Feeling dizzy from the momentary flood of relief because no one was hurt or dead, Jeff let his shoulders sag as he sat down on the edge of the bed and took a shallow breath. He stared into the darkness as long-forgotten memories filled his mind. When they were kids, Tyler Crosby was always saying a million this or a million that …
“I told you a million times” … “I’ll bet you a million bucks” … “You’ll never guess in a million years” …
Back then, Jeff had jokingly said to him: “If I told you once, I told you a million times—you exaggerate,” but Tyler never got the joke.
“Easy as pie,” Jeff said with a faint chuckle as he dredged up a mental image of his childhood friend. Short, dark-haired with pale blue eyes and a Pillsbury Dough Boy physique. He couldn’t imagine how much Tyler had changed over the years. A moment later, though, his shoulders stiffened again, and he shivered when he wondered why Tyler Crosby was calling him after … how long had it been?
“’S been a helluva long time,” Jeff said, trying to sound a lot more at ease than he was feeling. “And—Christ! It’s late. What’s up?”
“Oh, yeah,” Tyler said. “I forgot. You’re three hours ahead of me. Sorry.”
“I’m guessing you live on the West Coast?”
“Yeah. L.A. I’m a lawyer. Mostly I do entertainment law.”
“No shit.” Jeff was painfully aware of the snap in his voice. Making small talk at this hour was already starting to wear thin. He had to be up at six o’clock to get ready for work. The last thing he needed to hear was that someone he hadn’t spoken to or even thought about much if at all in the last thirty-whatever years was some hot shot lawyer to the stars.
“I just got an e-mail from someone,” Tyler said, “a mutual friend, and was wondering if you’d gotten the same one.”
“An e-mail? I dunno.” Jeff scrubbed his face with the flat of his hand. His skin was oily with sweat. “I—uh, I won’t check my e-mail again until I get to the office in the morning.”
“I’ll bet you this one’s gonna interest you.”
“Bet me a million bucks?” Jeff asked, but Tyler didn’t get that he was poking fun at him. Maybe he wasn’t as conscious as Jeff was of how much he used the expression.
“It was from Evan.”
The instant Jeff heard the name, a dash of cold rippled through him. The surrounding darkness pulsed and subtly pressed in on him, making it hard to catch his breath.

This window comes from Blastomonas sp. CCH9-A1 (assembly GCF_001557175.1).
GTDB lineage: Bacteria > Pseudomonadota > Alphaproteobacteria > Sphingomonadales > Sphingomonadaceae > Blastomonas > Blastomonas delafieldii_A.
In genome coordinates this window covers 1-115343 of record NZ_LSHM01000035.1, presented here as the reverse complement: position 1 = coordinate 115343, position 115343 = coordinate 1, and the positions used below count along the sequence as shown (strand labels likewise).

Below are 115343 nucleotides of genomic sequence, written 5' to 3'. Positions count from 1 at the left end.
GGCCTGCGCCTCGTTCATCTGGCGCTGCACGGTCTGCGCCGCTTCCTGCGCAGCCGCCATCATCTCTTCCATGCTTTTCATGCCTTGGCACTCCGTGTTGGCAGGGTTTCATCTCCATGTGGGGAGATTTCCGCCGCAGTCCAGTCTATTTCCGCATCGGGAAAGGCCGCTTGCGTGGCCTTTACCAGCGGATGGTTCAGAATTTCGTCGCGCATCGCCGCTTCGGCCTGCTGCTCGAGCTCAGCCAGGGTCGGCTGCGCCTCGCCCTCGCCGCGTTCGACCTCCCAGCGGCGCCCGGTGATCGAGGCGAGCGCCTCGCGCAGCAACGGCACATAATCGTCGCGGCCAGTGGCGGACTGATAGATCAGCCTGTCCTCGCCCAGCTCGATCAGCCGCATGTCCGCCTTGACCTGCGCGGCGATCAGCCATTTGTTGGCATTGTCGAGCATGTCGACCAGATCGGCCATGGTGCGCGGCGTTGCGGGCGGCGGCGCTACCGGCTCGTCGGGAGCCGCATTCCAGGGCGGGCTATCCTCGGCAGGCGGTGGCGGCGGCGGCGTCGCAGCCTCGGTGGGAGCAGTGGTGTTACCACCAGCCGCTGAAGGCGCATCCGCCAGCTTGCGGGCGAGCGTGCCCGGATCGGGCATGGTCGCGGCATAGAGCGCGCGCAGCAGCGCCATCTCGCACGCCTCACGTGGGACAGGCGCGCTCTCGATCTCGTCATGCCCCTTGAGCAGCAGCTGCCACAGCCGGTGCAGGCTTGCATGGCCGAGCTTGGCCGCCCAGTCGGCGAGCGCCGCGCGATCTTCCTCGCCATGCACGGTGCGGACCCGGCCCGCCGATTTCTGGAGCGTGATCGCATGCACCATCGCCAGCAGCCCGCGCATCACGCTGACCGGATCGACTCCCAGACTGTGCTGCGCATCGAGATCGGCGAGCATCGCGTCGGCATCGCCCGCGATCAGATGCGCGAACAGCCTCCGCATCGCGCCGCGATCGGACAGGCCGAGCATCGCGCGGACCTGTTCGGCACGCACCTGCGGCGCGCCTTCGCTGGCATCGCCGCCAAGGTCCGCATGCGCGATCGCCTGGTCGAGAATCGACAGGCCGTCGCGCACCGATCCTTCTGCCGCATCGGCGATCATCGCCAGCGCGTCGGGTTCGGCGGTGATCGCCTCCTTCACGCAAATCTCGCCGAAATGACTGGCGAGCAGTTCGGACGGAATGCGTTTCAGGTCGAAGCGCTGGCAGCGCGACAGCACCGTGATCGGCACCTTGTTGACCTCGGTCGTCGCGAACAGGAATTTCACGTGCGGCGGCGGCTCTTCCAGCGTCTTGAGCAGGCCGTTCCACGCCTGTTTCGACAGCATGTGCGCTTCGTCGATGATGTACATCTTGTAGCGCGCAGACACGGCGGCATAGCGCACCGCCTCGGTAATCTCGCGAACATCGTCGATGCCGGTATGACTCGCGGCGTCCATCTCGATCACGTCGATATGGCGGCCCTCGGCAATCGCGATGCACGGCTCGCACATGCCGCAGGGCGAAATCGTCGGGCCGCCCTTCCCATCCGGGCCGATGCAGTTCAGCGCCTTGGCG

“Evan Pike?” Jeff thought his voice sounded like a faint echo, reverberating hollowly in the darkness.
Evan. And guess what?”
“I couldn’t guess … not in a million years,” Jeff said, barely aware this time that he was imitating Tyler.
“He wants to have a reunion.”
“A camp reunion.”
“A camp reunion.”
Jeff didn’t like the way he kept repeating everything Tyler said, but the shot of rum he’d had before bed, and being awakened from a deep sleep had thrown him off. He was a little embarrassed that Tyler had caught him off guard like this. He liked to think he was always on top of his game.
“What do you mean,
a camp reunion?
“At Camp Tapiola,” Tyler said, “on Lake Onwego.”
Jeff sucked in his breath with a loud
, but as hard as he tried to focus, his mind was a roaring white blank.
He had no idea how to respond.
The first, most reasonable thing would be to read the e-mail tomorrow, assuming Evan had sent one to him, and see what he thought. Evan had to have invited him if he invited Tyler. There was no reason to think otherwise, but then, knowing Evan—or at least Evan the way he had been when he was twelve years old—he couldn’t be sure without actually checking his e-mail.
“I—ah … I dunno,” Jeff finally said. “Camp Tapiola—Jeeze, I haven’t thought about that place in … ages … not since … well … you know—”